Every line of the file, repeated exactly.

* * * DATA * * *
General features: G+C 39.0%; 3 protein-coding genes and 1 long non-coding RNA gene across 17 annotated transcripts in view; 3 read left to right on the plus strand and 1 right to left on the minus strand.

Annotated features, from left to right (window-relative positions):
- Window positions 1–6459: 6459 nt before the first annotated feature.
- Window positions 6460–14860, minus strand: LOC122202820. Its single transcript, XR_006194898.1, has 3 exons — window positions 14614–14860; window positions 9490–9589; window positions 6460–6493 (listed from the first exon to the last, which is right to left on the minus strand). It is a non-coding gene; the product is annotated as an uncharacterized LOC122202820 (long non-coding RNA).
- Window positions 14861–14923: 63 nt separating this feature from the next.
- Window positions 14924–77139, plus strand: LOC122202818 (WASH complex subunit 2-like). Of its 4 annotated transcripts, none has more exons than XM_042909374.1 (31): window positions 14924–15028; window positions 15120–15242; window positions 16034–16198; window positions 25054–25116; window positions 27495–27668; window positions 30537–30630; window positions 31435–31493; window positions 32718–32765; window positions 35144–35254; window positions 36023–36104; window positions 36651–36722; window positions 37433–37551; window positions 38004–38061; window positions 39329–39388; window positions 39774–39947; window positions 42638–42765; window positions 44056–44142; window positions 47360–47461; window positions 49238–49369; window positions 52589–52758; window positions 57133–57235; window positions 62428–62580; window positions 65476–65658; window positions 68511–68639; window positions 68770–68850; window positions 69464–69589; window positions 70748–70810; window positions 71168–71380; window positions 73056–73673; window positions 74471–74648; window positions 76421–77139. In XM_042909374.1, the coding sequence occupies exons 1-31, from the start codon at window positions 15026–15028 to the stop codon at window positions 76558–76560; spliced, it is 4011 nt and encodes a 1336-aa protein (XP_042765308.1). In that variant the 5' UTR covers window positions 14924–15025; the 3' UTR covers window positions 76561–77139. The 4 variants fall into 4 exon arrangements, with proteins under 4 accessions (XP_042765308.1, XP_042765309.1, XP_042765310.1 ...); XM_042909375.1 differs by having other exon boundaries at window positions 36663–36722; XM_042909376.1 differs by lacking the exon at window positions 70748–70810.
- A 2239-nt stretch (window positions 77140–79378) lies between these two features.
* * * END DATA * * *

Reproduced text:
General features: G+C 39.0%; 3 protein-coding genes and 1 long non-coding RNA gene across 17 annotated transcripts in view; 3 read left to right on the plus strand and 1 right to left on the minus strand.

Annotated features, from left to right (window-relative positions):
- Window positions 1–6459: 6459 nt before the first annotated feature.
- Window positions 6460–14860, minus strand: LOC122202820. Its single transcript, XR_006194898.1, has 3 exons — window positions 14614–14860; window positions 9490–9589; window positions 6460–6493 (listed from the first exon to the last, which is right to left on the minus strand). It is a non-coding gene; the product is annotated as an uncharacterized LOC122202820 (long non-coding RNA).
- Window positions 14861–14923: 63 nt separating this feature from the next.
- Window positions 14924–77139, plus strand: LOC122202818 (WASH complex subunit 2-like). Of its 4 annotated transcripts, none has more exons than XM_042909374.1 (31): window positions 14924–15028; window positions 15120–15242; window positions 16034–16198; window positions 25054–25116; window positions 27495–27668; window positions 30537–30630; window positions 31435–31493; window positions 32718–32765; window positions 35144–35254; window positions 36023–36104; window positions 36651–36722; window positions 37433–37551; window positions 38004–38061; window positions 39329–39388; window positions 39774–39947; window positions 42638–42765; window positions 44056–44142; window positions 47360–47461; window positions 49238–49369; window positions 52589–52758; window positions 57133–57235; window positions 62428–62580; window positions 65476–65658; window positions 68511–68639; window positions 68770–68850; window positions 69464–69589; window positions 70748–70810; window positions 71168–71380; window positions 73056–73673; window positions 74471–74648; window positions 76421–77139. In XM_042909374.1, the coding sequence occupies exons 1-31, from the start codon at window positions 15026–15028 to the stop codon at window positions 76558–76560; spliced, it is 4011 nt and encodes a 1336-aa protein (XP_042765308.1). In that variant the 5' UTR covers window positions 14924–15025; the 3' UTR covers window positions 76561–77139. The 4 variants fall into 4 exon arrangements, with proteins under 4 accessions (XP_042765308.1, XP_042765309.1, XP_042765310.1 ...); XM_042909375.1 differs by having other exon boundaries at window positions 36663–36722; XM_042909376.1 differs by lacking the exon at window positions 70748–70810.
- A 2239-nt stretch (window positions 77140–79378) lies between these two features.